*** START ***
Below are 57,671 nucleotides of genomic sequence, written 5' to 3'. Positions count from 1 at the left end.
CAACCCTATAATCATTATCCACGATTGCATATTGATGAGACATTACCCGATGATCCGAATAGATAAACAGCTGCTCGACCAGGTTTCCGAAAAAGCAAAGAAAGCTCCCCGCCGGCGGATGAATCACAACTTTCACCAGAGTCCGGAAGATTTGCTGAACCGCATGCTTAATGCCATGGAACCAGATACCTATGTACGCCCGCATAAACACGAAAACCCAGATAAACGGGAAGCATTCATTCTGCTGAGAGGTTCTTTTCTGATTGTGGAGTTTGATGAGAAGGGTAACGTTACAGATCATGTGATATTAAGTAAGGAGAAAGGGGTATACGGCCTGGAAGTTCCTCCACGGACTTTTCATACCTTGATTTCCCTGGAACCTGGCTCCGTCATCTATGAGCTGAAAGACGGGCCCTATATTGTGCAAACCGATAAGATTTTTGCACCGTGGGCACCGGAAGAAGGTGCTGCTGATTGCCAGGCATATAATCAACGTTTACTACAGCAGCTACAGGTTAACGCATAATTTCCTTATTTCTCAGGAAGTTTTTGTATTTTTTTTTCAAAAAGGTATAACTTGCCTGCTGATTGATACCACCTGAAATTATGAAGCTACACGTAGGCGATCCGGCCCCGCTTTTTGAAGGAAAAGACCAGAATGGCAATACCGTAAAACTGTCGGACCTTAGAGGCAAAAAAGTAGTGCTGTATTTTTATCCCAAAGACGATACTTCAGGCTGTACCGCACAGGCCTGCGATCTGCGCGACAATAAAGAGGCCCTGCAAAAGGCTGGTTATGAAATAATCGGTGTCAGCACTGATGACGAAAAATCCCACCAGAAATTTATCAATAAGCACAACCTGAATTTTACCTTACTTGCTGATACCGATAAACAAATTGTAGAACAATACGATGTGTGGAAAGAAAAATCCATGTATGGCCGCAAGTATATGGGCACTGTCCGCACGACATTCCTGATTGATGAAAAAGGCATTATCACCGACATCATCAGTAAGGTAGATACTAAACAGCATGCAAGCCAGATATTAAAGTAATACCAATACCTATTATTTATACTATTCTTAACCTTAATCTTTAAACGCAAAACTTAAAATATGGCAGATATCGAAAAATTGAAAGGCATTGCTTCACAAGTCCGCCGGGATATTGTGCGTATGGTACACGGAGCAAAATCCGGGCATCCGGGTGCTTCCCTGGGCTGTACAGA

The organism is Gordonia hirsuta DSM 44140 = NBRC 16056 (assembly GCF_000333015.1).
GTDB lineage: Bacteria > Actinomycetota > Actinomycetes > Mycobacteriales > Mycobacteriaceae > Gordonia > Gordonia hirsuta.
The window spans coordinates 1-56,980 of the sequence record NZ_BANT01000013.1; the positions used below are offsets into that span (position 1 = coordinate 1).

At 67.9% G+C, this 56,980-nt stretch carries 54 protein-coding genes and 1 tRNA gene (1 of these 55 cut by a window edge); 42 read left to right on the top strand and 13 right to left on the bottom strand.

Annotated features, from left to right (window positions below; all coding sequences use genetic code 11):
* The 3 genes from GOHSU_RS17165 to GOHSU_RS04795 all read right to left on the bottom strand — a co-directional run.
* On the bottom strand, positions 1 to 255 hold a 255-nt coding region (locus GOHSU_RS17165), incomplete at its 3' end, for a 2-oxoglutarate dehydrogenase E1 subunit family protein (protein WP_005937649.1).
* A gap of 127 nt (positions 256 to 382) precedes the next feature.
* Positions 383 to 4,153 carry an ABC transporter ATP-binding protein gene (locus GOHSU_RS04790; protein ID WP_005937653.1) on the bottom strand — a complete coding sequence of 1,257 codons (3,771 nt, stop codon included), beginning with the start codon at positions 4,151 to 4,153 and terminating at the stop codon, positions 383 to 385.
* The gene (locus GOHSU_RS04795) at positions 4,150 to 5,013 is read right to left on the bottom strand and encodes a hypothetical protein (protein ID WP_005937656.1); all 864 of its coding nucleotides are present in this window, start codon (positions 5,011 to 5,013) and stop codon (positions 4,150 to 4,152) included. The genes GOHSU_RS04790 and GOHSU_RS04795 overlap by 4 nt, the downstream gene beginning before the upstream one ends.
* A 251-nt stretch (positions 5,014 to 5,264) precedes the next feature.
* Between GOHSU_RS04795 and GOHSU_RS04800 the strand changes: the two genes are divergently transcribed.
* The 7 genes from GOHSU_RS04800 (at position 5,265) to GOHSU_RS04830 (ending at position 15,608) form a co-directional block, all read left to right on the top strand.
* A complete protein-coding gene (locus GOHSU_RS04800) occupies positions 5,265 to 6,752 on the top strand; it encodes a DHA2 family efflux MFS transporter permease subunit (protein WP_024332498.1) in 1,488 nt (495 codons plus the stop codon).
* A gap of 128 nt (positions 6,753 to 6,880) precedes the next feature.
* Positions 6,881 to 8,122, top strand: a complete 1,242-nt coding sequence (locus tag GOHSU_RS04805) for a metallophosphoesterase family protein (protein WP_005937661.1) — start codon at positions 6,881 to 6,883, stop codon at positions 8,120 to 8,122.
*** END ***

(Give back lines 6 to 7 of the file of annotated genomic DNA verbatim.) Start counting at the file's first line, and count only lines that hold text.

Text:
At 67.9% G+C, this 56,980-nt stretch carries 54 protein-coding genes and 1 tRNA gene (1 of these 55 cut by a window edge); 42 read left to right on the top strand and 13 right to left on the bottom strand.

Annotated features, from left to right (window positions below; all coding sequences use genetic code 11):